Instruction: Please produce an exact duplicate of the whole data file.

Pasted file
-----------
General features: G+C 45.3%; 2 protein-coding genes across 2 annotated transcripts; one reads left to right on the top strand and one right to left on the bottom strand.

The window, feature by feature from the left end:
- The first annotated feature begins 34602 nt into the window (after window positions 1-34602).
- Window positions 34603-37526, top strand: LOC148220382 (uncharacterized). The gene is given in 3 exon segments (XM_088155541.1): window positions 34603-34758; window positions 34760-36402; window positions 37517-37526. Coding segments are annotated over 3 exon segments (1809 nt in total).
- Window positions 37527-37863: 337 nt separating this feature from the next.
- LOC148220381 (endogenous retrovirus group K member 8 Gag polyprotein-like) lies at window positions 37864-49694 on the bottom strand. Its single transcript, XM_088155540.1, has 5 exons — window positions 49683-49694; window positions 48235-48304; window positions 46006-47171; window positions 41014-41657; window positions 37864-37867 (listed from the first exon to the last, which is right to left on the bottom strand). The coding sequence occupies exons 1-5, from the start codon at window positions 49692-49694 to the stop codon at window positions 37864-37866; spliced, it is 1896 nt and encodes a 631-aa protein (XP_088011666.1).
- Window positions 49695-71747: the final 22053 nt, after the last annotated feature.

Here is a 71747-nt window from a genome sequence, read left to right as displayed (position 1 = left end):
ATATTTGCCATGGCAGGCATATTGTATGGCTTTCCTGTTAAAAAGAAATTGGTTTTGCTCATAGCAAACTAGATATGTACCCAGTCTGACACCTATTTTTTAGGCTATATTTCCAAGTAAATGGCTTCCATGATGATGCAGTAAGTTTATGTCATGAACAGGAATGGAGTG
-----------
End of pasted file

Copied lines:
General features: G+C 45.3%; 2 protein-coding genes across 2 annotated transcripts; one reads left to right on the top strand and one right to left on the bottom strand.

The window, feature by feature from the left end:
- The first annotated feature begins 34602 nt into the window (after window positions 1-34602).
- Window positions 34603-37526, top strand: LOC148220382 (uncharacterized). The gene is given in 3 exon segments (XM_088155541.1): window positions 34603-34758; window positions 34760-36402; window positions 37517-37526. Coding segments are annotated over 3 exon segments (1809 nt in total).
- Window positions 37527-37863: 337 nt separating this feature from the next.
- LOC148220381 (endogenous retrovirus group K member 8 Gag polyprotein-like) lies at window positions 37864-49694 on the bottom strand. Its single transcript, XM_088155540.1, has 5 exons — window positions 49683-49694; window positions 48235-48304; window positions 46006-47171; window positions 41014-41657; window positions 37864-37867 (listed from the first exon to the last, which is right to left on the bottom strand). The coding sequence occupies exons 1-5, from the start codon at window positions 49692-49694 to the stop codon at window positions 37864-37866; spliced, it is 1896 nt and encodes a 631-aa protein (XP_088011666.1).
- Window positions 49695-71747: the final 22053 nt, after the last annotated feature.

Here is a 71747-nt window from a genome sequence, read left to right as displayed (position 1 = left end):
ATATTTGCCATGGCAGGCATATTGTATGGCTTTCCTGTTAAAAAGAAATTGGTTTTGCTCATAGCAAACTAGATATGTACCCAGTCTGACACCTATTTTTTAGGCTATATTTCCAAGTAAATGGCTTCCATGATGATGCAGTAAGTTTATGTCATGAACAGGAATGGAGTG